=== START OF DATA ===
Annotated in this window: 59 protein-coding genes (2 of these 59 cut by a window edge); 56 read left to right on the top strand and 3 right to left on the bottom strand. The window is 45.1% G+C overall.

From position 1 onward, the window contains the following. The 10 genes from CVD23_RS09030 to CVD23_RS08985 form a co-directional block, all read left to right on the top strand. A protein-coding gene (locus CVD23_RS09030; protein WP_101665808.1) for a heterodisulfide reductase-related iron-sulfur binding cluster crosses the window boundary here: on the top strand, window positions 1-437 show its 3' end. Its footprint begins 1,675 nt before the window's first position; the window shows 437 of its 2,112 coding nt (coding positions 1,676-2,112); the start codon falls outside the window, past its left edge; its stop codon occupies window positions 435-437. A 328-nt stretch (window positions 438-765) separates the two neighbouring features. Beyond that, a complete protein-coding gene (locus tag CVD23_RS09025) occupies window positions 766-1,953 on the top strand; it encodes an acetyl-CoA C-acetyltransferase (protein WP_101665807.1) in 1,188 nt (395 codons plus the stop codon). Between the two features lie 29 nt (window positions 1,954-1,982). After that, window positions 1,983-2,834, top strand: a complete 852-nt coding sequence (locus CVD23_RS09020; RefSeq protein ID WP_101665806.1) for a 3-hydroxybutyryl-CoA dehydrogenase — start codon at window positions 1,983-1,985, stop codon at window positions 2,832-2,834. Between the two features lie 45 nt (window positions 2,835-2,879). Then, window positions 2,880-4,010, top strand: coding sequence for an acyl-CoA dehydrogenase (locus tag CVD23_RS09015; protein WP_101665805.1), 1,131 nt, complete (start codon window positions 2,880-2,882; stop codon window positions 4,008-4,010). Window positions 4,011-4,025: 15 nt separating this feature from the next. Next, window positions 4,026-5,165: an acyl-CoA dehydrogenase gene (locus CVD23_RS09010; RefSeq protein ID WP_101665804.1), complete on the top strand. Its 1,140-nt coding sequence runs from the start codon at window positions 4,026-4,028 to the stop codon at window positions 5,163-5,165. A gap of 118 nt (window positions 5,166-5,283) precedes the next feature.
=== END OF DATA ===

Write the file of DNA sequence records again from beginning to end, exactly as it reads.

Annotated in this window: 59 protein-coding genes (2 of these 59 cut by a window edge); 56 read left to right on the top strand and 3 right to left on the bottom strand. The window is 45.1% G+C overall.

From position 1 onward, the window contains the following. The 10 genes from CVD23_RS09030 to CVD23_RS08985 form a co-directional block, all read left to right on the top strand. A protein-coding gene (locus CVD23_RS09030; protein WP_101665808.1) for a heterodisulfide reductase-related iron-sulfur binding cluster crosses the window boundary here: on the top strand, window positions 1-437 show its 3' end. Its footprint begins 1,675 nt before the window's first position; the window shows 437 of its 2,112 coding nt (coding positions 1,676-2,112); the start codon falls outside the window, past its left edge; its stop codon occupies window positions 435-437. A 328-nt stretch (window positions 438-765) separates the two neighbouring features. Beyond that, a complete protein-coding gene (locus tag CVD23_RS09025) occupies window positions 766-1,953 on the top strand; it encodes an acetyl-CoA C-acetyltransferase (protein WP_101665807.1) in 1,188 nt (395 codons plus the stop codon). Between the two features lie 29 nt (window positions 1,954-1,982). After that, window positions 1,983-2,834, top strand: a complete 852-nt coding sequence (locus CVD23_RS09020; RefSeq protein ID WP_101665806.1) for a 3-hydroxybutyryl-CoA dehydrogenase — start codon at window positions 1,983-1,985, stop codon at window positions 2,832-2,834. Between the two features lie 45 nt (window positions 2,835-2,879). Then, window positions 2,880-4,010, top strand: coding sequence for an acyl-CoA dehydrogenase (locus tag CVD23_RS09015; protein WP_101665805.1), 1,131 nt, complete (start codon window positions 2,880-2,882; stop codon window positions 4,008-4,010). Window positions 4,011-4,025: 15 nt separating this feature from the next. Next, window positions 4,026-5,165: an acyl-CoA dehydrogenase gene (locus CVD23_RS09010; RefSeq protein ID WP_101665804.1), complete on the top strand. Its 1,140-nt coding sequence runs from the start codon at window positions 4,026-4,028 to the stop codon at window positions 5,163-5,165. A gap of 118 nt (window positions 5,166-5,283) precedes the next feature.